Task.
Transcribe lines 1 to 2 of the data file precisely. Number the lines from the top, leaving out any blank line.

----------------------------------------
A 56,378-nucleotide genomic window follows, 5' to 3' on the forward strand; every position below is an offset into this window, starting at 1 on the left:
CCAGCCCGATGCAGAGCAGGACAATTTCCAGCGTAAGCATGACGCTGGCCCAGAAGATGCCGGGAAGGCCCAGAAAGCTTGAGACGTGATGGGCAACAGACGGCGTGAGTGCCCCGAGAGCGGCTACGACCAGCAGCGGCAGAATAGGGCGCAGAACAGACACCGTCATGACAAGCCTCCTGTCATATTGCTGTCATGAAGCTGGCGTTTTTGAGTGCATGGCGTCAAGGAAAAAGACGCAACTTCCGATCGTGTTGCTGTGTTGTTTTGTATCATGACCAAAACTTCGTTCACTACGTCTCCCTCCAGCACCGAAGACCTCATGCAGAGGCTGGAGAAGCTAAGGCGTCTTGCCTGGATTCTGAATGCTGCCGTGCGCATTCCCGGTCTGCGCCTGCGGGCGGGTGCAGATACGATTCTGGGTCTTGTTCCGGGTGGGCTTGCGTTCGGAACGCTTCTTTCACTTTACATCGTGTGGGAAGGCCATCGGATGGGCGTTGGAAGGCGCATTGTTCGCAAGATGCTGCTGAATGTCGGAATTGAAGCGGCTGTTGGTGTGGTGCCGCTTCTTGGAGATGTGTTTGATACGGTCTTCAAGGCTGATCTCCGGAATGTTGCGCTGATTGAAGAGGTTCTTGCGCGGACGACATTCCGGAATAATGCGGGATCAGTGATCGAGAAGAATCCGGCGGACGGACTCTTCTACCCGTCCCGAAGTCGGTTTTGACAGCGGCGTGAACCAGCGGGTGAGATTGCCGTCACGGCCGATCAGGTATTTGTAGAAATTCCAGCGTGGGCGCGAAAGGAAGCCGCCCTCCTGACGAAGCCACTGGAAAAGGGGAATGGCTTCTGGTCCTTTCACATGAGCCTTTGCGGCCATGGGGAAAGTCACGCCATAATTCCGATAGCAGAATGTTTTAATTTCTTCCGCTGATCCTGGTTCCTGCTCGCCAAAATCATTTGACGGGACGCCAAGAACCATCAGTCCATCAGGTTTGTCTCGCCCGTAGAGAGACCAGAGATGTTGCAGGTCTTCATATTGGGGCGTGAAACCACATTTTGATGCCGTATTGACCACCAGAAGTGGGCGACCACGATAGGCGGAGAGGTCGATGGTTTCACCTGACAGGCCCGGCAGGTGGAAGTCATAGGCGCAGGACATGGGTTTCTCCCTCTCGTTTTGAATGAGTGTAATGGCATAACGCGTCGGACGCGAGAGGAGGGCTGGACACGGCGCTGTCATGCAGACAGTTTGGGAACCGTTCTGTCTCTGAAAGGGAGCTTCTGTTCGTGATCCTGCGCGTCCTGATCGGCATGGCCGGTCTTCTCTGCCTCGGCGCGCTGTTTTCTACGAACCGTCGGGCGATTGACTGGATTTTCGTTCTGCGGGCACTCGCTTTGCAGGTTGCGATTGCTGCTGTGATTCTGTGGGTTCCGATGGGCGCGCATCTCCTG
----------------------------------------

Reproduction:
A 56,378-nucleotide genomic window follows, 5' to 3' on the forward strand; every position below is an offset into this window, starting at 1 on the left:
CCAGCCCGATGCAGAGCAGGACAATTTCCAGCGTAAGCATGACGCTGGCCCAGAAGATGCCGGGAAGGCCCAGAAAGCTTGAGACGTGATGGGCAACAGACGGCGTGAGTGCCCCGAGAGCGGCTACGACCAGCAGCGGCAGAATAGGGCGCAGAACAGACACCGTCATGACAAGCCTCCTGTCATATTGCTGTCATGAAGCTGGCGTTTTTGAGTGCATGGCGTCAAGGAAAAAGACGCAACTTCCGATCGTGTTGCTGTGTTGTTTTGTATCATGACCAAAACTTCGTTCACTACGTCTCCCTCCAGCACCGAAGACCTCATGCAGAGGCTGGAGAAGCTAAGGCGTCTTGCCTGGATTCTGAATGCTGCCGTGCGCATTCCCGGTCTGCGCCTGCGGGCGGGTGCAGATACGATTCTGGGTCTTGTTCCGGGTGGGCTTGCGTTCGGAACGCTTCTTTCACTTTACATCGTGTGGGAAGGCCATCGGATGGGCGTTGGAAGGCGCATTGTTCGCAAGATGCTGCTGAATGTCGGAATTGAAGCGGCTGTTGGTGTGGTGCCGCTTCTTGGAGATGTGTTTGATACGGTCTTCAAGGCTGATCTCCGGAATGTTGCGCTGATTGAAGAGGTTCTTGCGCGGACGACATTCCGGAATAATGCGGGATCAGTGATCGAGAAGAATCCGGCGGACGGACTCTTCTACCCGTCCCGAAGTCGGTTTTGACAGCGGCGTGAACCAGCGGGTGAGATTGCCGTCACGGCCGATCAGGTATTTGTAGAAATTCCAGCGTGGGCGCGAAAGGAAGCCGCCCTCCTGACGAAGCCACTGGAAAAGGGGAATGGCTTCTGGTCCTTTCACATGAGCCTTTGCGGCCATGGGGAAAGTCACGCCATAATTCCGATAGCAGAATGTTTTAATTTCTTCCGCTGATCCTGGTTCCTGCTCGCCAAAATCATTTGACGGGACGCCAAGAACCATCAGTCCATCAGGTTTGTCTCGCCCGTAGAGAGACCAGAGATGTTGCAGGTCTTCATATTGGGGCGTGAAACCACATTTTGATGCCGTATTGACCACCAGAAGTGGGCGACCACGATAGGCGGAGAGGTCGATGGTTTCACCTGACAGGCCCGGCAGGTGGAAGTCATAGGCGCAGGACATGGGTTTCTCCCTCTCGTTTTGAATGAGTGTAATGGCATAACGCGTCGGACGCGAGAGGAGGGCTGGACACGGCGCTGTCATGCAGACAGTTTGGGAACCGTTCTGTCTCTGAAAGGGAGCTTCTGTTCGTGATCCTGCGCGTCCTGATCGGCATGGCCGGTCTTCTCTGCCTCGGCGCGCTGTTTTCTACGAACCGTCGGGCGATTGACTGGATTTTCGTTCTGCGGGCACTCGCTTTGCAGGTTGCGATTGCTGCTGTGATTCTGTGGGTTCCGATGGGCGCGCATCTCCTG